A Journey into Mohawk and Oneida Country, 1634–1635
The Journal of Harmen Meyndertsz van den Bogaert
Translated and Edited by Charles T. Gehring and William A. Starna
Wordlist and Linguistic Notes by Gunther Michelson
"What gives this edition a special place in the vast literature on Iroquoian
studies is the careful translation of the text and the extensive scholarly notes."—Choice
"Although it is not the first translation of Bogaert’s journal, it is the best. . . .
Annotations provide invaluable material. . . . Benefits greatly from modern
scholarship."—History: Review of New Books
Charles T. Gehring is director of the New Netherland Research
Center. He has been a fellow of the Holland Society of New York
since 1979. In 1994, Her Majesty Queen Beatrix of the Netherlands
conferred on him a knighthood as officer in the Order of
Orange-Nassau. William A. Starna is professor emeritus of anthropology at the
State University of New York College at Oneonta and adjunct professor
emeritus of geography, Queen’s University, Kingston, Ontario.
He is the author of numerous articles and books, including
From Homeland to New Land: A History of the Mahican Indians,
1600–1830. Gunther Michelson (1924–2005) was an expert in the Mohawk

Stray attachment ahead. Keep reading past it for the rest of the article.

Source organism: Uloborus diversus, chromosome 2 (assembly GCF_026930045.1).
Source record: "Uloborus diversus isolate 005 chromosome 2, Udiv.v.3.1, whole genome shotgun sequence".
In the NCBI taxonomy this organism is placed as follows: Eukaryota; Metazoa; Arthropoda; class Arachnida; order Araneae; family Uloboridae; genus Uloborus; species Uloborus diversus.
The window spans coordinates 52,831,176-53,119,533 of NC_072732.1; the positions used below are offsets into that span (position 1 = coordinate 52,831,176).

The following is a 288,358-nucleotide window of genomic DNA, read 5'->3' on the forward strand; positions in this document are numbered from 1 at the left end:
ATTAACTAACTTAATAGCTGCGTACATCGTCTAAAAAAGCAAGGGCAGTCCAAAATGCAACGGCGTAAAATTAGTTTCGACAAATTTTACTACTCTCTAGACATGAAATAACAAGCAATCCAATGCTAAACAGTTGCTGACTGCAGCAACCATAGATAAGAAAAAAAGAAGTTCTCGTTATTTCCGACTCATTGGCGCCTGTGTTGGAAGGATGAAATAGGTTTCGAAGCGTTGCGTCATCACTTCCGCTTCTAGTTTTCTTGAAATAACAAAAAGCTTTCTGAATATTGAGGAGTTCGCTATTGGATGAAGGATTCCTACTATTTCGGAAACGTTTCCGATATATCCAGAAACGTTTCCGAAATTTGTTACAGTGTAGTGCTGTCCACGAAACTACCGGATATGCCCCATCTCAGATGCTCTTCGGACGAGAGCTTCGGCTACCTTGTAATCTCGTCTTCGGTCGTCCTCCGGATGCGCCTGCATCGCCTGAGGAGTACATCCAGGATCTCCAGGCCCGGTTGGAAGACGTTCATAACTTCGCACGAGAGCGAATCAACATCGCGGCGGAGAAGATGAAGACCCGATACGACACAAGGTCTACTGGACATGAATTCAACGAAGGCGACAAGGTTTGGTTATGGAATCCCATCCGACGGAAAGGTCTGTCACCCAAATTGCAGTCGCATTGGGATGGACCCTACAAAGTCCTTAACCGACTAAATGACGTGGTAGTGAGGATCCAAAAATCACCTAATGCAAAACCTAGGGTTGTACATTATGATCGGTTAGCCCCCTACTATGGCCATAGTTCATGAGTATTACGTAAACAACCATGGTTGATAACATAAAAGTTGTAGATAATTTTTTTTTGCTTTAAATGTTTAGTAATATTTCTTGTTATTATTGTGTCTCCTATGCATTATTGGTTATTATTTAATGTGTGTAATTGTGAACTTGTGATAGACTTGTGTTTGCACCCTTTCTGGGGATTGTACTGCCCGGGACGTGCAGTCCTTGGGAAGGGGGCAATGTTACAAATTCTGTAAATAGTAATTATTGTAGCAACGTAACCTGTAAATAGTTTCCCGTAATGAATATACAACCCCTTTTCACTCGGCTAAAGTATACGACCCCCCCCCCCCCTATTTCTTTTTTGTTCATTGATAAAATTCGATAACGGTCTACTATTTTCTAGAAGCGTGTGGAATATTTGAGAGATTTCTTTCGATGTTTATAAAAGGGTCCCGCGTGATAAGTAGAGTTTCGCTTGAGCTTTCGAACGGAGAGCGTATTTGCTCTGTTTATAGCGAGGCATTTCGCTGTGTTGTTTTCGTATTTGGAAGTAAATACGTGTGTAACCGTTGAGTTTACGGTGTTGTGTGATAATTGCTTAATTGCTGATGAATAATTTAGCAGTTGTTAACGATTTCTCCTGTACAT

language and its documentation in historical sources.
Book Description »[Hide »]
In 1634, the Dutch West India Company was anxious to know why the
fur trade from New Netherland had been declining, so the company sent
three employees far into Iroquois country to investigate. Harmen Meyndertsz
van den Bogaert led the expedition from Fort Orange (present-day
Albany, NY). His is the earliest known description of the interior of what is
today New York State and its seventeenth-century native inhabitants.
Van den Bogaert was a keen observer, and his journal is not only a daily
log of where the expedition party traveled; it is also a detailed account
of the Mohawks and the Oneidas: the settlements, modes of subsistence,
and healing rituals. Van den Bogaert’s extraordinary wordlist is the earliest
known recorded vocabulary of the Mohawk language.
Gehring’s translation and Starna’s annotations provide indispensable
material for anthropologists, ethnohistorians, linguists, and anyone with a
special interest in Native American studies. Michelson’s current additions
to the wordlist of Mohawk equivalents with English glosses (wherever possible)
and his expert analysis of the language in the Native American passages
offer a valuable new dimension to this edition of the journal.
Table of Contents »[Hide »]
2. The Journal of Harmen Meyndertsz van den Bogaert
4. Dutch Transcription
View other series books on The Iroquois and Their Neighbors
5 1/2 x 8, 130 pages, notes, wordlist, bibliography